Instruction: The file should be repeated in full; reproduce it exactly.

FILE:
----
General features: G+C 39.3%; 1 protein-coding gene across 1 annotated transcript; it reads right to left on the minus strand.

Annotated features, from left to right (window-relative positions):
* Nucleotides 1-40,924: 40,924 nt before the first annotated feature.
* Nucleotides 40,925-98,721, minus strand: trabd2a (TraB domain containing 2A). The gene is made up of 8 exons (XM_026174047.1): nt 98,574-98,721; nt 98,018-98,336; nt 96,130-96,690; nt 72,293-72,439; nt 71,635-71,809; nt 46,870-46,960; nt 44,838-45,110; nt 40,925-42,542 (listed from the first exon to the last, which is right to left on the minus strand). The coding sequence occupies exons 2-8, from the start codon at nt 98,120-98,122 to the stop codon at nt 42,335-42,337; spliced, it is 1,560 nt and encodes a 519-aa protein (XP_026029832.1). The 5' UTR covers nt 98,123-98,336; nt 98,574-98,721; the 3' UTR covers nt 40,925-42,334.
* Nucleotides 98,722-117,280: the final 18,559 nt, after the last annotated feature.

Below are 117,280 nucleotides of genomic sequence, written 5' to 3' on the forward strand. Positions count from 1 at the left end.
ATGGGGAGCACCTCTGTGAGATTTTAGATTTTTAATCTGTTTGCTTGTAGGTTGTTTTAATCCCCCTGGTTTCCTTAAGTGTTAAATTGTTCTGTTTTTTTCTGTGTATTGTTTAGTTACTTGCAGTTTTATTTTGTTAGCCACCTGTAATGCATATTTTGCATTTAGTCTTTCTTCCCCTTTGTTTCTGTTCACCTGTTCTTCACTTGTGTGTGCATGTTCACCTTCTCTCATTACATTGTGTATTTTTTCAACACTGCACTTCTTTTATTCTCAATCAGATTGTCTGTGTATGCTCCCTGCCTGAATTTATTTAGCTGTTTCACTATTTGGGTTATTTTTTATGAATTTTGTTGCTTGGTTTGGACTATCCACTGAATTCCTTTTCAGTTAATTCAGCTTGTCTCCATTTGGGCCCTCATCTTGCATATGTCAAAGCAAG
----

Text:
General features: G+C 39.3%; 1 protein-coding gene across 1 annotated transcript; it reads right to left on the minus strand.

Annotated features, from left to right (window-relative positions):
* Nucleotides 1-40,924: 40,924 nt before the first annotated feature.
* Nucleotides 40,925-98,721, minus strand: trabd2a (TraB domain containing 2A). The gene is made up of 8 exons (XM_026174047.1): nt 98,574-98,721; nt 98,018-98,336; nt 96,130-96,690; nt 72,293-72,439; nt 71,635-71,809; nt 46,870-46,960; nt 44,838-45,110; nt 40,925-42,542 (listed from the first exon to the last, which is right to left on the minus strand). The coding sequence occupies exons 2-8, from the start codon at nt 98,120-98,122 to the stop codon at nt 42,335-42,337; spliced, it is 1,560 nt and encodes a 519-aa protein (XP_026029832.1). The 5' UTR covers nt 98,123-98,336; nt 98,574-98,721; the 3' UTR covers nt 40,925-42,334.
* Nucleotides 98,722-117,280: the final 18,559 nt, after the last annotated feature.

Below are 117,280 nucleotides of genomic sequence, written 5' to 3' on the forward strand. Positions count from 1 at the left end.
ATGGGGAGCACCTCTGTGAGATTTTAGATTTTTAATCTGTTTGCTTGTAGGTTGTTTTAATCCCCCTGGTTTCCTTAAGTGTTAAATTGTTCTGTTTTTTTCTGTGTATTGTTTAGTTACTTGCAGTTTTATTTTGTTAGCCACCTGTAATGCATATTTTGCATTTAGTCTTTCTTCCCCTTTGTTTCTGTTCACCTGTTCTTCACTTGTGTGTGCATGTTCACCTTCTCTCATTACATTGTGTATTTTTTCAACACTGCACTTCTTTTATTCTCAATCAGATTGTCTGTGTATGCTCCCTGCCTGAATTTATTTAGCTGTTTCACTATTTGGGTTATTTTTTATGAATTTTGTTGCTTGGTTTGGACTATCCACTGAATTCCTTTTCAGTTAATTCAGCTTGTCTCCATTTGGGCCCTCATCTTGCATATGTCAAAGCAAG